Al-Aqsa & Temple Mount

By Yahav Zohar -

Jews say God threw a rock into the void and by the circular ripples emanating from this contact created the world. That rock, the Foundation Stone, still lies at the center of the world. From it, underground, extend hidden channels that carry heavenly plenty to the ends of the earth, giving life to the world. It is to this rock that God led Abraham to bind his son Isaac and raise a knife to kill him, then spared the beloved son and took a ram in his stead.


Upon this rock, King Solomon, the wisest of men, built his great temple to house the ark of the covenant and offer sacrifices to God. Upon this rock a temple stood for a thousand years (with a 70 year hiatus of Babylonian exile) before it was destroyed by the Roman army. Ever since, Jews have been asking for its rebuilding in every daily prayer, in every after-meal blessing. The synogogues and praying Jews of  the world face towards this rock as Muslims face towards Mecca. Arguably, historically, there are no Jewish holy places, just this one holy site, the Foundation Stone on the Temple Mount. And today it is a mosque.

Muslims say this is the place the Quran refers to as the furthest or outermost mosque (Al-Aqsa) and that  the Prophet Muhamad, peace be upon him, traveled to this rock on his night journey. Here he  prayed with the prophets, and from here he made his ascent to heaven and met with God. For Muslims, Jerusalem is the first direction of prayer (Muhamad prayed towards here before he turned towards Mecca) and here is the third holiest site of the world, after the Ka'aba in Mecca and the prophet's house in Medina.

On that same rock stands  the Dome of the Rock, an architectural marvel of symmetry and poise, a beautiful piece of Religious art that has happily and quite incredibly survived intact and fundamentally unchanged for over 1300 years. The dome is one of the earliest major Islamic buildings in the world, and has served as a Muslim shrine for some 1300 years (with an 88 year hiatus of Crusader occupation. It was, Dan Brown fans, headquarters for the Knights Templar).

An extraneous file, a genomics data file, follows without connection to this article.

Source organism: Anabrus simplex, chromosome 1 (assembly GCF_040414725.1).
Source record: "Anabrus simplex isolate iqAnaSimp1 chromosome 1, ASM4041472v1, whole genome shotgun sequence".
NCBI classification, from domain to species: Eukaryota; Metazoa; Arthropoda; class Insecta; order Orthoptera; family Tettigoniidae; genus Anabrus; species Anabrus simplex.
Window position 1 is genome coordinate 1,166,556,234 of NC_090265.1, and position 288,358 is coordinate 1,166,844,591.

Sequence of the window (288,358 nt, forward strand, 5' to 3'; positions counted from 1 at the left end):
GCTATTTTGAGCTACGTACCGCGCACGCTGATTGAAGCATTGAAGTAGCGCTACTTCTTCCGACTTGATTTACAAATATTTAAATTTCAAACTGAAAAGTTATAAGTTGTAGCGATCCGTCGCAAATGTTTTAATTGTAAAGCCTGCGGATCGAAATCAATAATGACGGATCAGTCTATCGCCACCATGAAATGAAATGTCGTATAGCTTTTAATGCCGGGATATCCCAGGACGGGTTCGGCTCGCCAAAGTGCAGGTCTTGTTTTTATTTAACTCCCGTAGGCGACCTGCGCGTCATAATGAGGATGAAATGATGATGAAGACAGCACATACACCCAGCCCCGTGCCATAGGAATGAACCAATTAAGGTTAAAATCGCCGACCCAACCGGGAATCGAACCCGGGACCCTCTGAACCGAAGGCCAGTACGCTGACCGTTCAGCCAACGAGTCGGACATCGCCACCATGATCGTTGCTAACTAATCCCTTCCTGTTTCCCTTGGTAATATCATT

Jews, who pray for the rebuilding of the temple, traditionally consider that it must be built on this very spot, but also that they should not be doing anything to physically bring this about, rather that the rebuilding is to take place under a messiah king in some far off end times scenario. But there are some, and since Israel conquered the site in 1967 there are more and more of them, who consider that those days are upon us, and that it is upon them to do something to replace the Dome of the Rock with what seems to this writer the much cruder rectangular megalith of their temple. These people are known as the Temple Movement, and like fundamentalists in many other places, they are highly motivated and organized, and often much closer to the centers of political and military power than might seem at first and than seems at all safe.

As has been shown time and time again, perceived threats to Aqsa are what gets the most Palestinians out on the street ready to confront Israeli rule. This was impressively demonstrated a year a go during Jewish high holidays, and appears to be starting again this year, in what we hope will not turn to widespread violence but very possibly might (this is written on September 17th, so far there have been stones and stun grenades thrown, beatings administered, people imprisoned, but still on a relatively small scale).

The situation in Aqsa is strange on many levels- East jerusalem is under Israeli rule, surrounded by over forty miles of separation wall and fence to keep West Bank Palestinians out. The Israeli police is at the gates of the Haram restricting access, but also, quite remarkably, limiting it most of the times to Muslims only. That is, the Jewish state is keeping Jews out (most of the time) of and forbidding Jewish worship in Judaism's holiest site. It is like they have conquered the whole country but stopped short at its religious heart. Interesting and worth exploring, certainly has something to do with the history of Zionism as an anti-religious movement constantly brandishing a Bible.

But the strangest is perhaps this, that in the 21st Century, long after we have all apparently agreed the earth is spherical and a tiny spec in an outer arm of one of  countless galaxies in an apparently infinite universe, a holy rock connecting earth to heaven sits in the center of our politics, and so many people, Jews and Muslims, seem willing to fight and die for said holy rock. Certainly, strangely, timelessly, they are willing to sacrifice their sons to appease the power that dwells there.

- Yahav Zohar is based in Jerusalem, is a Partner of the Green Olive Collective, and Senior Tour Guide at Green Olive Tours. Read his profile here > >







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1 comment:

  1. Beautifully written, especially the last paragraph! So true!

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